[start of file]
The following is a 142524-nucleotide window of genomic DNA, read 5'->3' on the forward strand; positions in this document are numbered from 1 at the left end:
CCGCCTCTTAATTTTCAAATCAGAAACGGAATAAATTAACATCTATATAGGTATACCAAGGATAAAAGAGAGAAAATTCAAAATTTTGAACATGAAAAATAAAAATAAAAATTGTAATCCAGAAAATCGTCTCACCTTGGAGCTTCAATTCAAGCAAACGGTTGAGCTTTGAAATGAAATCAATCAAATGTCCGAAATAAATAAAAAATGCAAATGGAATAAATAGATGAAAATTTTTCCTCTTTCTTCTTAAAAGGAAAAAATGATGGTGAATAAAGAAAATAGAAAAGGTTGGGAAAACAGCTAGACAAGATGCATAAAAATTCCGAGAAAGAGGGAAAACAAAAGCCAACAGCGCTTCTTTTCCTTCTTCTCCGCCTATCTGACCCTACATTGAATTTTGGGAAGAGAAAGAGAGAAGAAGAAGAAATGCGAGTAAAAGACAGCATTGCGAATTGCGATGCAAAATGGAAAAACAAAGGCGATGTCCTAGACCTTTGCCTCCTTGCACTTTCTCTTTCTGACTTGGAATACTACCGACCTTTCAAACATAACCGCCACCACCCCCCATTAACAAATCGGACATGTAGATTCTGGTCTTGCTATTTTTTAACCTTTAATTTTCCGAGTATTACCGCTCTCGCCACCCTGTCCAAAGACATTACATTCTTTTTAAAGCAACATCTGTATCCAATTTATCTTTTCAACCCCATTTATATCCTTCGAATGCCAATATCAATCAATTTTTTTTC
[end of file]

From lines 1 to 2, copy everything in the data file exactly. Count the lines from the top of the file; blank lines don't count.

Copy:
The following is a 142524-nucleotide window of genomic DNA, read 5'->3' on the forward strand; positions in this document are numbered from 1 at the left end:
CCGCCTCTTAATTTTCAAATCAGAAACGGAATAAATTAACATCTATATAGGTATACCAAGGATAAAAGAGAGAAAATTCAAAATTTTGAACATGAAAAATAAAAATAAAAATTGTAATCCAGAAAATCGTCTCACCTTGGAGCTTCAATTCAAGCAAACGGTTGAGCTTTGAAATGAAATCAATCAAATGTCCGAAATAAATAAAAAATGCAAATGGAATAAATAGATGAAAATTTTTCCTCTTTCTTCTTAAAAGGAAAAAATGATGGTGAATAAAGAAAATAGAAAAGGTTGGGAAAACAGCTAGACAAGATGCATAAAAATTCCGAGAAAGAGGGAAAACAAAAGCCAACAGCGCTTCTTTTCCTTCTTCTCCGCCTATCTGACCCTACATTGAATTTTGGGAAGAGAAAGAGAGAAGAAGAAGAAATGCGAGTAAAAGACAGCATTGCGAATTGCGATGCAAAATGGAAAAACAAAGGCGATGTCCTAGACCTTTGCCTCCTTGCACTTTCTCTTTCTGACTTGGAATACTACCGACCTTTCAAACATAACCGCCACCACCCCCCATTAACAAATCGGACATGTAGATTCTGGTCTTGCTATTTTTTAACCTTTAATTTTCCGAGTATTACCGCTCTCGCCACCCTGTCCAAAGACATTACATTCTTTTTAAAGCAACATCTGTATCCAATTTATCTTTTCAACCCCATTTATATCCTTCGAATGCCAATATCAATCAATTTTTTTTC